[As a business leader, you can make a difference by helping to shift the paradigm and change the way we view and handle mental health. GETTY IMAGES (MASKOT)]

About 1 in 5 Americans will experience a mental illness at some point in their life. That’s more than cancer, heart disease and diabetes combined.

If you are a business owner and/or CEO, you may be wondering if your employees’ mental health is impacting your company.

Financially, mental illness can have a huge impact on a company’s bottom line. According to the American Psychiatric Association, depression alone costs employers an estimated $44 billion each year in lost productivity.

Incredibly, this figure does not include the indirect cost of someone who is present at work but is not fully productive because they are battling their illness or thinking about a loved one who is suffering.




Last year, I chaired Touchdown for HOPE, the Lindner Center of HOPE’s annual fundraiser for mental health research and community programs. I challenged myself to meet with as many companies in the engineering and construction industry as possible — and ultimately met with about 50 CEOs, presidents or principals.  

What these leaders shared with me was eye-opening. Some were in tears as they shared heart-wrenching personal stories of how mental illness had touched a family member or friend.

Most knew of at least one employee who had a mental illness, but these leaders were unsure of what steps, if any, they should take. They didn’t know how to approach the topic, start the conversation, or create an environment that would be supportive and non-judgmental in the workplace. They felt helpless.

The experiences these business leaders shared had a pivotal impact on me. After a 22-year career in engineering and construction, I made the decision to leave that career and dedicate myself to promoting mental health education and awareness in the community.

Why did I decide to do that? In part, because I know how devastating mental illness can be, not only to the person who is suffering, but also to those family members and friends trying to support him or her. My entire life has been impacted by mental illness, as I lost my dad to this brain disease when I was only 11 years old.

Four years ago, I felt ready to get involved with mental health to make a difference and so I reached out to the Lindner Center of HOPE. My relationship with the center has completely changed my life, taking a negative and tragic experience and turning it into something positive and inspiring.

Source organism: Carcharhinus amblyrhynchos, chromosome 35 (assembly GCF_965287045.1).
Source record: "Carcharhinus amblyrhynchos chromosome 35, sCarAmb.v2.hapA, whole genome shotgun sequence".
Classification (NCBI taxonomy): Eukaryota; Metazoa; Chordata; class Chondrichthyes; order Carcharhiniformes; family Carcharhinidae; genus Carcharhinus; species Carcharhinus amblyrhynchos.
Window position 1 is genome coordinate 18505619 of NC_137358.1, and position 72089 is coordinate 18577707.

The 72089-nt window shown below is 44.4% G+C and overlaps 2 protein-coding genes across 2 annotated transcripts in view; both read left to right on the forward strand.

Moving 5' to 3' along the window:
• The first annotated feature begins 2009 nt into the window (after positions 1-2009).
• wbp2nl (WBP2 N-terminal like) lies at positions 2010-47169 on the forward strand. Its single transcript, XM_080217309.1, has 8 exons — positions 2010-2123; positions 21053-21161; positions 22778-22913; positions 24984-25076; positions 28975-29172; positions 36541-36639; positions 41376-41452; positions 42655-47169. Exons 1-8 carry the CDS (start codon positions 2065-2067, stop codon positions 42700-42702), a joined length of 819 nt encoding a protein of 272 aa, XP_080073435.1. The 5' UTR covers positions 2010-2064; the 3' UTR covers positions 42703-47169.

What I have learned during the past four years is mental illness has touched nearly everyone with whom I’ve spoken. However, not many people talk about it. Mental health unfortunately still carries a stigma that can make a conversation about it uncomfortable for both the employee and the employer.

Reducing the stigma starts with education, and the earlier we educate, the better off we’ll be. Half of all people who suffer from a mental illness will experience symptoms by age 14, 75 percednt by age 24. Like any other illness, the earlier we can recognize the symptoms and start treatment, the better the outcome can be.

It’s time we consider adding mental health to the required PK-12 curriculum for today’s youth. Students need to be prepared for life’s challenges and how to cope with stress, pressure, and the fast-paced changes and demands of today’s work environment. As employees, they will need to be able to work with and support a coworker who might be suffering from or giving care to someone with a mental illness.

Business leaders should support mental health education inclusion in the curriculum just as much as math, science and reading, because it will impact their business. Managers need to be able to understand how to work with a direct report who needs support and encourage them to get any necessary treatment. And it benefits everyone if employers are able to recognize signs of mental illness and encourage staff members to get the treatment they need, assuring them it will not impact their job status.

As a business leader, you can make a difference by helping to shift the paradigm and change the way we view and handle mental health. It starts with education, understanding, and being willing to start the conversation. It makes business sense — but more importantly, it makes human sense.



I challenge you to do just that.

Lindner Center of HOPE in Mason, Ohio is a comprehensive mental health center providing patient-centered, scientifically-advanced care for individuals suffering with mental illness.

Source: American City Business Journals.

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